A suicide truck bomber calmly tells a cameraman of his plans to ‘take revenge’ moments before blowing himself up at a U.S. base in a chilling new Taliban video.
The documentary-style video was released this week by the al-Qaeda-friendly Islamist group.
The brazen assault was carried out on June 1 at Forward Operating Base Salerno in Khost, Afghanistan.
ABC News reported the details of the video on Monday.
‘Those who came here insulting Islam and the Koran, I will take revenge on them,’ the driver says from behind the wheel, waving to the camera before driving off.
The next shot shows the truck moving toward the base.
A chanting of ‘allahu akbar’ can be heard on the video as the truck moves forward before exploding in a massive fireball.
The same explosion is then seen from a two separate angles as the music plays.
Moments later, the camera focuses on a separate vehicle that pulls up to the base as the mushroom cloud from the explosion continues to rise.
A group of heavily armed insurgents wearing body armour are then seen getting out of the car in preparation to storm the base.
Taliban spokesman Zabiullah Mujahid said: ‘They had suicide vests, rocket-propelled grenades, heavy machine guns and hand grenades.
The militants, however, were met with U.S. and Afghan forces inside Base Salerno, and were promptly killed, according to Nato.
Though details about casualties in the attack were sketchy at first, two Americans have now been confirmed dead.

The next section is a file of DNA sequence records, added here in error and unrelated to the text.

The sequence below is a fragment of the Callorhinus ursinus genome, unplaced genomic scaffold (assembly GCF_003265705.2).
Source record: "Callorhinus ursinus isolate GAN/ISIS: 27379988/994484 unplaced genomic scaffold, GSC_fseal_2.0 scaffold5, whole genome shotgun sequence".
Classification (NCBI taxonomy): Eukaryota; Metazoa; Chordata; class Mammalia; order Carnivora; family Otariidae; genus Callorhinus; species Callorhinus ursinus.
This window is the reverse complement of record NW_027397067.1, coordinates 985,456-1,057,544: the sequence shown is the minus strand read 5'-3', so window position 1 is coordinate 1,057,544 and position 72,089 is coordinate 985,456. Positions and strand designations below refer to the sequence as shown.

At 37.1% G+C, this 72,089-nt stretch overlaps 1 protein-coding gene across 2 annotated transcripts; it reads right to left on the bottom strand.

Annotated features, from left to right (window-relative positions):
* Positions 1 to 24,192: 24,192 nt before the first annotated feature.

John Kirkland, 55, a civilian contractor working in Afghanistan, was killed in the blast. Army Pfc Vincent J. Ellis, 22, died three days later.
Mujahid said that the suicide bomber targeted the base in an explosives-filled car that slipped onto the base near where coalition troops dine.
ABC News reported that the dining hall was levelled in the blast.
Mujahid also claimed that an airplane on an airstrip at the base was destroyed and that ‘tens’ of foreign forces were killed and wounded.
Forward Operating Base Salerno is a large coalition base that has a large Soviet-built airfield.
The area was a hotbed of insurgent attacks
Salerno is near Camp Chapman, where seven CIA employees were killed in a suicide attack in December 2009.
In the past few years, Salerno and its outlying fire bases have been the focus of repeated militant suicide, artillery and sniper attacks.
One of the most brazen of the war occurred in August, 2008, when about 100 Taliban fighters broke through the perimeter of the base.
After a two-hour firefight, helicopter gunships forced the guerrillas to retreat.
On May 19, a suicide bomber blew himself up at a police checkpoint in Ali Sher district of Khost province, killing 13 people – 10 civilians, two Afghan policemen and an Afghan border police officer.